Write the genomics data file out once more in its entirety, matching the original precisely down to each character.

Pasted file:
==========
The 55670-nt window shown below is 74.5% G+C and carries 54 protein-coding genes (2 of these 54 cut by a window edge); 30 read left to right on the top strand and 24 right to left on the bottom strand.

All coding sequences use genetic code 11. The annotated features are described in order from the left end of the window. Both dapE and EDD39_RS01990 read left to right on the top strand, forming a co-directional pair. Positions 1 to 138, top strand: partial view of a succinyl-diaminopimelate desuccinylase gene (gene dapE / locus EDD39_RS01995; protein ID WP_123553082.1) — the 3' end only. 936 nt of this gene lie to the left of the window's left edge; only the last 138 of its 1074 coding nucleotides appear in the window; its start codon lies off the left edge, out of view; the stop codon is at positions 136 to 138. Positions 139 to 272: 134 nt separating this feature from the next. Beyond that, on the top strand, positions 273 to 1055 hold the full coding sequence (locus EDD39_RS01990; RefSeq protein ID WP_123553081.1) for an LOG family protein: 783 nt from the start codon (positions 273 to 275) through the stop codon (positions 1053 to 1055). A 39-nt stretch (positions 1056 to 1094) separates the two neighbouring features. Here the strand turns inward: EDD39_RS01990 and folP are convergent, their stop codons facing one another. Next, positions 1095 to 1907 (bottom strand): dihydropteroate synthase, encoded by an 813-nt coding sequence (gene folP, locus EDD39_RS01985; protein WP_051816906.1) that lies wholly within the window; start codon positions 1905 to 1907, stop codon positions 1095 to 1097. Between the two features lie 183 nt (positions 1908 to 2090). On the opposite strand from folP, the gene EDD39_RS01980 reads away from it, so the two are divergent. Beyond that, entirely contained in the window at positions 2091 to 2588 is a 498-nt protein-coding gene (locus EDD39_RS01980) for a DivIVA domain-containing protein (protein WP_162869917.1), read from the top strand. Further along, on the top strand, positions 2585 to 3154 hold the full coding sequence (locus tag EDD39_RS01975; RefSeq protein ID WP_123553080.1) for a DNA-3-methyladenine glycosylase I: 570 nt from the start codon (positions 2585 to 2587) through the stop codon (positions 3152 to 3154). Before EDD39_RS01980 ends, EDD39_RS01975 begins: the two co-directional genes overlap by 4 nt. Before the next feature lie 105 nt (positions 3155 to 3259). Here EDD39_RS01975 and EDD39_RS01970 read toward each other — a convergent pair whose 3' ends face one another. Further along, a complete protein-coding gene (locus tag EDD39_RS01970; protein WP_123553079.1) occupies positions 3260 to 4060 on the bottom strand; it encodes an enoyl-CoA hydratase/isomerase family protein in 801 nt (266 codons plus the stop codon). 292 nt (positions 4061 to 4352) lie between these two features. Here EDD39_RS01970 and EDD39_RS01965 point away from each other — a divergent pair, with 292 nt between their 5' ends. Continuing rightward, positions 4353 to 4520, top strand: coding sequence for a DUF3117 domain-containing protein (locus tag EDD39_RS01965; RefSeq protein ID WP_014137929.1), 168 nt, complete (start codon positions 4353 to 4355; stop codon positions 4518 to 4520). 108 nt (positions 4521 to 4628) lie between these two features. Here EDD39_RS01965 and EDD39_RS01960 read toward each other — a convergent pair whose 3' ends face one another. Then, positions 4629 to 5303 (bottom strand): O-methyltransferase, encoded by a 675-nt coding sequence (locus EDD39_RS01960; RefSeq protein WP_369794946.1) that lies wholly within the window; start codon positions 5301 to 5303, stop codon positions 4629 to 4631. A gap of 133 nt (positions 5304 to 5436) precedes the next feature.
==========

The 55670-nt window shown below is 74.5% G+C and carries 54 protein-coding genes (2 of these 54 cut by a window edge); 30 read left to right on the top strand and 24 right to left on the bottom strand.

All coding sequences use genetic code 11. The annotated features are described in order from the left end of the window. Both dapE and EDD39_RS01990 read left to right on the top strand, forming a co-directional pair. Positions 1 to 138, top strand: partial view of a succinyl-diaminopimelate desuccinylase gene (gene dapE / locus EDD39_RS01995; protein ID WP_123553082.1) — the 3' end only. 936 nt of this gene lie to the left of the window's left edge; only the last 138 of its 1074 coding nucleotides appear in the window; its start codon lies off the left edge, out of view; the stop codon is at positions 136 to 138. Positions 139 to 272: 134 nt separating this feature from the next. Beyond that, on the top strand, positions 273 to 1055 hold the full coding sequence (locus EDD39_RS01990; RefSeq protein ID WP_123553081.1) for an LOG family protein: 783 nt from the start codon (positions 273 to 275) through the stop codon (positions 1053 to 1055). A 39-nt stretch (positions 1056 to 1094) separates the two neighbouring features. Here the strand turns inward: EDD39_RS01990 and folP are convergent, their stop codons facing one another. Next, positions 1095 to 1907 (bottom strand): dihydropteroate synthase, encoded by an 813-nt coding sequence (gene folP, locus EDD39_RS01985; protein WP_051816906.1) that lies wholly within the window; start codon positions 1905 to 1907, stop codon positions 1095 to 1097. Between the two features lie 183 nt (positions 1908 to 2090). On the opposite strand from folP, the gene EDD39_RS01980 reads away from it, so the two are divergent. Beyond that, entirely contained in the window at positions 2091 to 2588 is a 498-nt protein-coding gene (locus EDD39_RS01980) for a DivIVA domain-containing protein (protein WP_162869917.1), read from the top strand. Further along, on the top strand, positions 2585 to 3154 hold the full coding sequence (locus tag EDD39_RS01975; RefSeq protein ID WP_123553080.1) for a DNA-3-methyladenine glycosylase I: 570 nt from the start codon (positions 2585 to 2587) through the stop codon (positions 3152 to 3154). Before EDD39_RS01980 ends, EDD39_RS01975 begins: the two co-directional genes overlap by 4 nt. Before the next feature lie 105 nt (positions 3155 to 3259). Here EDD39_RS01975 and EDD39_RS01970 read toward each other — a convergent pair whose 3' ends face one another. Further along, a complete protein-coding gene (locus tag EDD39_RS01970; protein WP_123553079.1) occupies positions 3260 to 4060 on the bottom strand; it encodes an enoyl-CoA hydratase/isomerase family protein in 801 nt (266 codons plus the stop codon). 292 nt (positions 4061 to 4352) lie between these two features. Here EDD39_RS01970 and EDD39_RS01965 point away from each other — a divergent pair, with 292 nt between their 5' ends. Continuing rightward, positions 4353 to 4520, top strand: coding sequence for a DUF3117 domain-containing protein (locus tag EDD39_RS01965; RefSeq protein ID WP_014137929.1), 168 nt, complete (start codon positions 4353 to 4355; stop codon positions 4518 to 4520). 108 nt (positions 4521 to 4628) lie between these two features. Here EDD39_RS01965 and EDD39_RS01960 read toward each other — a convergent pair whose 3' ends face one another. Then, positions 4629 to 5303 (bottom strand): O-methyltransferase, encoded by a 675-nt coding sequence (locus EDD39_RS01960; RefSeq protein WP_369794946.1) that lies wholly within the window; start codon positions 5301 to 5303, stop codon positions 4629 to 4631. A gap of 133 nt (positions 5304 to 5436) precedes the next feature.